Muted Group Theory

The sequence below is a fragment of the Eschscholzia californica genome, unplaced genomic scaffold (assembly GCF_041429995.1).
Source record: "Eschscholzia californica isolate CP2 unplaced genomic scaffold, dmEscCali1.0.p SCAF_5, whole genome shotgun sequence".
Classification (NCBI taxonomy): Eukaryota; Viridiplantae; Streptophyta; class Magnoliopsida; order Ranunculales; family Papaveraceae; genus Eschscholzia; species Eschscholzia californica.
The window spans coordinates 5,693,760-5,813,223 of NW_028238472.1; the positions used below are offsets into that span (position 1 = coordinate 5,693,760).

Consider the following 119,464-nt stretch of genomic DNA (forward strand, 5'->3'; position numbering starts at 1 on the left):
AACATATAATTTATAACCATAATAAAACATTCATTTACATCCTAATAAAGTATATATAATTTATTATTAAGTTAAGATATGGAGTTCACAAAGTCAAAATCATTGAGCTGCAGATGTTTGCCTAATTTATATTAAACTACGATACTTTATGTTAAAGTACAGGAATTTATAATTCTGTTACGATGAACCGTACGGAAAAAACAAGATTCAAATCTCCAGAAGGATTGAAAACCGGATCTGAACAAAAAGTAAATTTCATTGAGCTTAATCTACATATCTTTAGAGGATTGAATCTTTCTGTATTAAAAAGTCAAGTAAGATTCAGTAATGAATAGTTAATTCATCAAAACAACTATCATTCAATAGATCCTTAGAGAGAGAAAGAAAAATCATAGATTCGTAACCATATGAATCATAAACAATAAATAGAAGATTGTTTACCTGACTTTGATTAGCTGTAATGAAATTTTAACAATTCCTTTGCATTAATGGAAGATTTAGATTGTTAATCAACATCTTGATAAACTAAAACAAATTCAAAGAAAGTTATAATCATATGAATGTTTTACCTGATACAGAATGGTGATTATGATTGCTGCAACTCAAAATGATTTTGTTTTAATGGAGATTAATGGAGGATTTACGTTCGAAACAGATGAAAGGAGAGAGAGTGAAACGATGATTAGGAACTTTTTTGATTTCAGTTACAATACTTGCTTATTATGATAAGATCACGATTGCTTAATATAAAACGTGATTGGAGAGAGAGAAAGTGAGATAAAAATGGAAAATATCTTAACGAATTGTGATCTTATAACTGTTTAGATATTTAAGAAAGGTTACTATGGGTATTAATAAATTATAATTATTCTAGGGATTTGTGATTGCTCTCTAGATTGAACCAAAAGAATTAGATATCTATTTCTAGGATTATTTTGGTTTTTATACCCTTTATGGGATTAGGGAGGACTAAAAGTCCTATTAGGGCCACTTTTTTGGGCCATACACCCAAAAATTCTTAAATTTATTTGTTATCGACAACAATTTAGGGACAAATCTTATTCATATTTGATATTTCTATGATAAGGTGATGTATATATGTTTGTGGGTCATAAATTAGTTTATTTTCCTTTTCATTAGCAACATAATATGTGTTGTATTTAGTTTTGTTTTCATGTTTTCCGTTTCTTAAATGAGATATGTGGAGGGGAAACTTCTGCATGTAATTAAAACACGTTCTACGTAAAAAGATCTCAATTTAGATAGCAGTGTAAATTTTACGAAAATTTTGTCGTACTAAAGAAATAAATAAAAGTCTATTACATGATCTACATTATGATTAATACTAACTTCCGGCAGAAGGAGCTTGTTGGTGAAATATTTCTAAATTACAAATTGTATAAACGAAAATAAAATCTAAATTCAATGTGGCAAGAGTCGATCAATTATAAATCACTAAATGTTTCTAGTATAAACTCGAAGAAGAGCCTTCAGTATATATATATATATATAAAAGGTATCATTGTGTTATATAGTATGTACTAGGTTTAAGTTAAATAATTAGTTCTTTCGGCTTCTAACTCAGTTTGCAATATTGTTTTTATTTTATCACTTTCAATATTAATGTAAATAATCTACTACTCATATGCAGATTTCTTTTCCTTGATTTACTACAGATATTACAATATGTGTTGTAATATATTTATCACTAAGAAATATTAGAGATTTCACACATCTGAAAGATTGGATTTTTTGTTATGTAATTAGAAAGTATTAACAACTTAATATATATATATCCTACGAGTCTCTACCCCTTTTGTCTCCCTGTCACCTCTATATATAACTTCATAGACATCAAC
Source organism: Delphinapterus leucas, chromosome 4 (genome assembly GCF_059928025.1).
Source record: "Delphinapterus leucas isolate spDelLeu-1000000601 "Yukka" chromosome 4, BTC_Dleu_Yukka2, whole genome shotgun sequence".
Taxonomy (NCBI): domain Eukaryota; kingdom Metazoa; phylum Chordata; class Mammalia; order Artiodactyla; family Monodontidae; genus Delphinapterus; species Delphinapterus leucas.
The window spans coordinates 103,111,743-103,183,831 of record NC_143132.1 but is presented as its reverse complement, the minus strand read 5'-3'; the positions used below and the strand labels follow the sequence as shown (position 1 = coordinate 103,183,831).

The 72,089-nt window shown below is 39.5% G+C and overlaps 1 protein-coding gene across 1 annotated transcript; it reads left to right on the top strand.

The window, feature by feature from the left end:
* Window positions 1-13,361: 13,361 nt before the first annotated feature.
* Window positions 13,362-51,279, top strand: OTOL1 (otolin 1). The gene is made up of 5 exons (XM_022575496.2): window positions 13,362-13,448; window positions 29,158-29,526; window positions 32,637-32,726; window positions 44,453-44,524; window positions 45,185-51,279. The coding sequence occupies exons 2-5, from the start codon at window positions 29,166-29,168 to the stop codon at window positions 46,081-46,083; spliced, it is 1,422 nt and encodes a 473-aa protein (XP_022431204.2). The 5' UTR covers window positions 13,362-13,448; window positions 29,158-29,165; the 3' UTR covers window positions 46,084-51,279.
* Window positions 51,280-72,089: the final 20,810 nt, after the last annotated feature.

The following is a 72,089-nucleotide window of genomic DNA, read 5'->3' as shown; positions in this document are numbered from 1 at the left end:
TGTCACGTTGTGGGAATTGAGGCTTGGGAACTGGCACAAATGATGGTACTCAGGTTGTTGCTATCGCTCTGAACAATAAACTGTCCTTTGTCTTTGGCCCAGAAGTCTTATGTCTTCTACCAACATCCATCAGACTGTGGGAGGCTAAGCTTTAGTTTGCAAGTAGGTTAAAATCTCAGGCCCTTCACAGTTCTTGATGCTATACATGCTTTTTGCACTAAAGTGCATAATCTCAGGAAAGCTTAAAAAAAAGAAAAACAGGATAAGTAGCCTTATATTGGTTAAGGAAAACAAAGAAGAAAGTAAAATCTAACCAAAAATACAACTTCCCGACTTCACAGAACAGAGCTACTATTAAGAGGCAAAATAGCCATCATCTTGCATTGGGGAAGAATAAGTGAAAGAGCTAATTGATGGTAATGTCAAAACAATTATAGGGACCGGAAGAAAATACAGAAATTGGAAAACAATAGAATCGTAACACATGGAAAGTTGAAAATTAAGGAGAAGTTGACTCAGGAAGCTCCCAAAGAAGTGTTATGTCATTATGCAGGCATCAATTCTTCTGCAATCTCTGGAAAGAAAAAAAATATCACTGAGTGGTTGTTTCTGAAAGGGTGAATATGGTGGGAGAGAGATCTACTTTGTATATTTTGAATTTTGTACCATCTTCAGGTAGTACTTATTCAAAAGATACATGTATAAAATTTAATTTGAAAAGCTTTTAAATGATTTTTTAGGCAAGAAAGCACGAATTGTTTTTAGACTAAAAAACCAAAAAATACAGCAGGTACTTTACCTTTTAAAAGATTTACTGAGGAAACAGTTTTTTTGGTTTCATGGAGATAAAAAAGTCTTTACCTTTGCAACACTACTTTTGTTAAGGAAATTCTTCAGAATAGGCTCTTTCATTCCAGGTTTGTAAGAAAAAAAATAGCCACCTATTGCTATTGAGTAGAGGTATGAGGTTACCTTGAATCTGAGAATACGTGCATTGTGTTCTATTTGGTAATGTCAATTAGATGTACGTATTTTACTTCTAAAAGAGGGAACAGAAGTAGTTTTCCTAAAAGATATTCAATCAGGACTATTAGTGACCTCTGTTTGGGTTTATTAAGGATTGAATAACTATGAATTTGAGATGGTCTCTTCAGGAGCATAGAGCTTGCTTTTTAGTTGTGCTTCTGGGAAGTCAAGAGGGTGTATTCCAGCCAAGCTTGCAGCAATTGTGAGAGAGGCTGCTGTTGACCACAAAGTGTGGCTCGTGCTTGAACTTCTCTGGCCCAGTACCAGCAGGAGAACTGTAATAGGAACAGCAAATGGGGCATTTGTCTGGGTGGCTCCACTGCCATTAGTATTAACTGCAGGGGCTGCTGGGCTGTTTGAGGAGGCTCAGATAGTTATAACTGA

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Muted group theoryMuted Group Theory has many adherents, but as you would expect with such a politically charged theory, it also has detractors. The critique of the theory revolves around three main points: The theory overly essentializes men and women; the theory exaggerates women's mutedness; and the theory has not received much empirical support. We will briefly discuss each in turn. First, like Standpoint Theory, Muted Group Theory has been criticized for essentialism, or the belief that all men are essentially the same, all women are essentially the same, and the two differ from each other. These critics note that there is great difference within groups; sometimes the difference within a group (such as women) can be greater than the difference between groups (women and men). Some approach this from the standpoint of other influences on communication besides gender, such as status, age, ethnicity, or upbringing. Others disavow the notion of influences altogether, claiming that both individuals and groups are constantly changing through communication. Therefore, any attempt to state what women or men are like falsely "freezes" those groups in time, as if they have a natural, unchangeable essence. This argument was discussed in Chapter 27 in our consideration of Standpoint Theory. Like proponents of Standpoint Theory, supporters of Muted Group Theory agree that there are many groups that are muted and many standpoints. However, being female is a central grouping in our culture, and thus, even though women are not all alike and there is no essential womanness that all women possess, women in the United States are often treated alike. This treatment forms a common set of experiences that allows Muted Group Theory to make generalizations about men and women. The second criticism is related to the first. Some critics maintain that women do speak out in public forums, and they point to women like Hillary Rodham Clinton, Christine Todd Whitman, Condoleeza Rice, and...
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